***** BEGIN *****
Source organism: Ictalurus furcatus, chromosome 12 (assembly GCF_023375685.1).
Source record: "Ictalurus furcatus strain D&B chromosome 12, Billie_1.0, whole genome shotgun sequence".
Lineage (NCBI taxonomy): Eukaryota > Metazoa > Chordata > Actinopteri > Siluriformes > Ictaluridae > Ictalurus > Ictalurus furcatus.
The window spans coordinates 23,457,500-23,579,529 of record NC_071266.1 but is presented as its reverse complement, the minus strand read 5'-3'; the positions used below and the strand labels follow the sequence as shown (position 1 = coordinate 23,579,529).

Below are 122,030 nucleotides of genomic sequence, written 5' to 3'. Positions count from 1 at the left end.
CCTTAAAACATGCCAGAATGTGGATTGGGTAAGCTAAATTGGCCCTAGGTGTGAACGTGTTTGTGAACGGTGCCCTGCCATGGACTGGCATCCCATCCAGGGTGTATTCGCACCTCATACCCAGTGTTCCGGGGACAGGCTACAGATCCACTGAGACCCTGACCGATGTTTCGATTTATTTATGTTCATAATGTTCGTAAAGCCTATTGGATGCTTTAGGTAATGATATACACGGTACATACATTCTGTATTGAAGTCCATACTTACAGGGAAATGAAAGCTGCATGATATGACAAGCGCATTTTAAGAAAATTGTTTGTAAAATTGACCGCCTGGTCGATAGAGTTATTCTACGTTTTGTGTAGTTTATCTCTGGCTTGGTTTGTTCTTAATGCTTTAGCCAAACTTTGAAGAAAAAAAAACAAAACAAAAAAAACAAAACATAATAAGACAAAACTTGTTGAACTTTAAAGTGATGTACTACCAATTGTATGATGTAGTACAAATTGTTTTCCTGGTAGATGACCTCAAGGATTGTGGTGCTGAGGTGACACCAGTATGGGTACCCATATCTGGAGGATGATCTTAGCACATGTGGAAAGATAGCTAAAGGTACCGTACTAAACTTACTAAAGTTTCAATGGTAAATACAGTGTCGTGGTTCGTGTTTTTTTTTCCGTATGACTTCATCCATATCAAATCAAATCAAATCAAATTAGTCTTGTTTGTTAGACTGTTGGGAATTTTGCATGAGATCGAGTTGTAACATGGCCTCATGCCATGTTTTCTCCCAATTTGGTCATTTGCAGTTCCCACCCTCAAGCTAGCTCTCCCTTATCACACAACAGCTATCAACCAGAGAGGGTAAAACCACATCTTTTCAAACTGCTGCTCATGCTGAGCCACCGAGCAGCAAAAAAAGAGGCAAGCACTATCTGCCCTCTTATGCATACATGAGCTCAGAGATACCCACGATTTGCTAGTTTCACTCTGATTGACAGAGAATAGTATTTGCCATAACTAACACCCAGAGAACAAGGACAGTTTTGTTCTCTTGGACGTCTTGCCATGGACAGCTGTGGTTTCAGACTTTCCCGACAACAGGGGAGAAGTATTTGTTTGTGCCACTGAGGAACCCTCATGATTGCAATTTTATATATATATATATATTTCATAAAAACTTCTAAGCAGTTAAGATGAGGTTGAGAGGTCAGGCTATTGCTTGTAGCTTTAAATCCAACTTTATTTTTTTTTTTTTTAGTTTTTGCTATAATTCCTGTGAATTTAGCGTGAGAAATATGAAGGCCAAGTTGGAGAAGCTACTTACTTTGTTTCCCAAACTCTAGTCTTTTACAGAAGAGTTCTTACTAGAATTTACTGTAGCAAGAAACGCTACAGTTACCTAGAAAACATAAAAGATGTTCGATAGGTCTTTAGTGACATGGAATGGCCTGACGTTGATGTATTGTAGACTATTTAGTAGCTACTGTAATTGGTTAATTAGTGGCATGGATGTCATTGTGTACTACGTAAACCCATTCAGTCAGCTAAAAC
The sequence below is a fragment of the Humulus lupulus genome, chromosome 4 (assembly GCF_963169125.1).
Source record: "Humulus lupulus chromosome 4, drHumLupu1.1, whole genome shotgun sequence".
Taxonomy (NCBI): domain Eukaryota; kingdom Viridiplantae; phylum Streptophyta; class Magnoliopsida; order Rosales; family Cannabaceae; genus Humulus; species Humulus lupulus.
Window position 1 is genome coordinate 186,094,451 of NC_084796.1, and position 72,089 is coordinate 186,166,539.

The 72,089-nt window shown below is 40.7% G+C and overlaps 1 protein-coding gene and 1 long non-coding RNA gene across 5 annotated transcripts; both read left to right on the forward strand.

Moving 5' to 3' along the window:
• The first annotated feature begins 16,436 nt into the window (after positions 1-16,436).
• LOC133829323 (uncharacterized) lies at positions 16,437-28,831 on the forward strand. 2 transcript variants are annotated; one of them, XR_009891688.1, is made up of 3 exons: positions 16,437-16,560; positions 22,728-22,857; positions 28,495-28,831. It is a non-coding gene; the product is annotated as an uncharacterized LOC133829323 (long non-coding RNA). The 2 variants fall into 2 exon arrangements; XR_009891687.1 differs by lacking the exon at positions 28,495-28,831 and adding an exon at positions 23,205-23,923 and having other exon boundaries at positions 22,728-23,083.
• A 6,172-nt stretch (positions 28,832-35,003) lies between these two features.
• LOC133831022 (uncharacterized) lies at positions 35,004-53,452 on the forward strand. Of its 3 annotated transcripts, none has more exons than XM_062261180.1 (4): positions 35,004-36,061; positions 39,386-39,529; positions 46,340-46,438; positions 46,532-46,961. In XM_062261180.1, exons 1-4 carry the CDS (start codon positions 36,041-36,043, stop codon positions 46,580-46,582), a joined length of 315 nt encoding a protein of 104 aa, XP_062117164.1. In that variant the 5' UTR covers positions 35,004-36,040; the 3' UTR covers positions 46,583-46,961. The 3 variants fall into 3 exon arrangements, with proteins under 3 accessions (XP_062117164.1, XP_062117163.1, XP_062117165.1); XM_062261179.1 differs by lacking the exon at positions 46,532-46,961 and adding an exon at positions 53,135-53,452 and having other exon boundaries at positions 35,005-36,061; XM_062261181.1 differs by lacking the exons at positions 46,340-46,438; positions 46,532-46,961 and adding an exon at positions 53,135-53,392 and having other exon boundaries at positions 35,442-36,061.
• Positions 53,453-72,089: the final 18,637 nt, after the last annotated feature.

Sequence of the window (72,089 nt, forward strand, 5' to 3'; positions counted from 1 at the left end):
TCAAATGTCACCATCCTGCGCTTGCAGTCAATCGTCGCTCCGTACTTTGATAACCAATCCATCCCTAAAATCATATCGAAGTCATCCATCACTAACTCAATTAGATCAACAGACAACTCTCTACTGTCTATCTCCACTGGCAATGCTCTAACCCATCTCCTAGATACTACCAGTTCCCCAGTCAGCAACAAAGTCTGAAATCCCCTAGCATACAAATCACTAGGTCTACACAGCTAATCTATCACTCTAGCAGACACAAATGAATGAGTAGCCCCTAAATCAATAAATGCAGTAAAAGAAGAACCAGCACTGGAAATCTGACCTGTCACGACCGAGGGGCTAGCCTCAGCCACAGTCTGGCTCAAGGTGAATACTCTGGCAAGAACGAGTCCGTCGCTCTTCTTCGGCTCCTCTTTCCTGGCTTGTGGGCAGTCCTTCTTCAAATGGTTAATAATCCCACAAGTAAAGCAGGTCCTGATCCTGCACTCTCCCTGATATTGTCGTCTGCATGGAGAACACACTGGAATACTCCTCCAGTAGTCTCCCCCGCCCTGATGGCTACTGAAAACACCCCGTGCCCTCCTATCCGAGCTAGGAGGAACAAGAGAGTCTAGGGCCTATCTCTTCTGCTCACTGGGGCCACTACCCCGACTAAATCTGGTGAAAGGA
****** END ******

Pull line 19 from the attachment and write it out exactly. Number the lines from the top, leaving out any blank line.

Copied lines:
TCAAATGTCACCATCCTGCGCTTGCAGTCAATCGTCGCTCCGTACTTTGATAACCAATCCATCCCTAAAATCATATCGAAGTCATCCATCACTAACTCAATTAGATCAACAGACAACTCTCTACTGTCTATCTCCACTGGCAATGCTCTAACCCATCTCCTAGATACTACCAGTTCCCCAGTCAGCAACAAAGTCTGAAATCCCCTAGCATACAAATCACTAGGTCTACACAGCTAATCTATCACTCTAGCAGACACAAATGAATGAGTAGCCCCTAAATCAATAAATGCAGTAAAAGAAGAACCAGCACTGGAAATCTGACCTGTCACGACCGAGGGGCTAGCCTCAGCCACAGTCTGGCTCAAGGTGAATACTCTGGCAAGAACGAGTCCGTCGCTCTTCTTCGGCTCCTCTTTCCTGGCTTGTGGGCAGTCCTTCTTCAAATGGTTAATAATCCCACAAGTAAAGCAGGTCCTGATCCTGCACTCTCCCTGATATTGTCGTCTGCATGGAGAACACACTGGAATACTCCTCCAGTAGTCTCCCCCGCCCTGATGGCTACTGAAAACACCCCGTGCCCTCCTATCCGAGCTAGGAGGAACAAGAGAGTCTAGGGCCTATCTCTTCTGCTCACTGGGGCCACTACCCCGACTAAATCTGGTGAAAGGA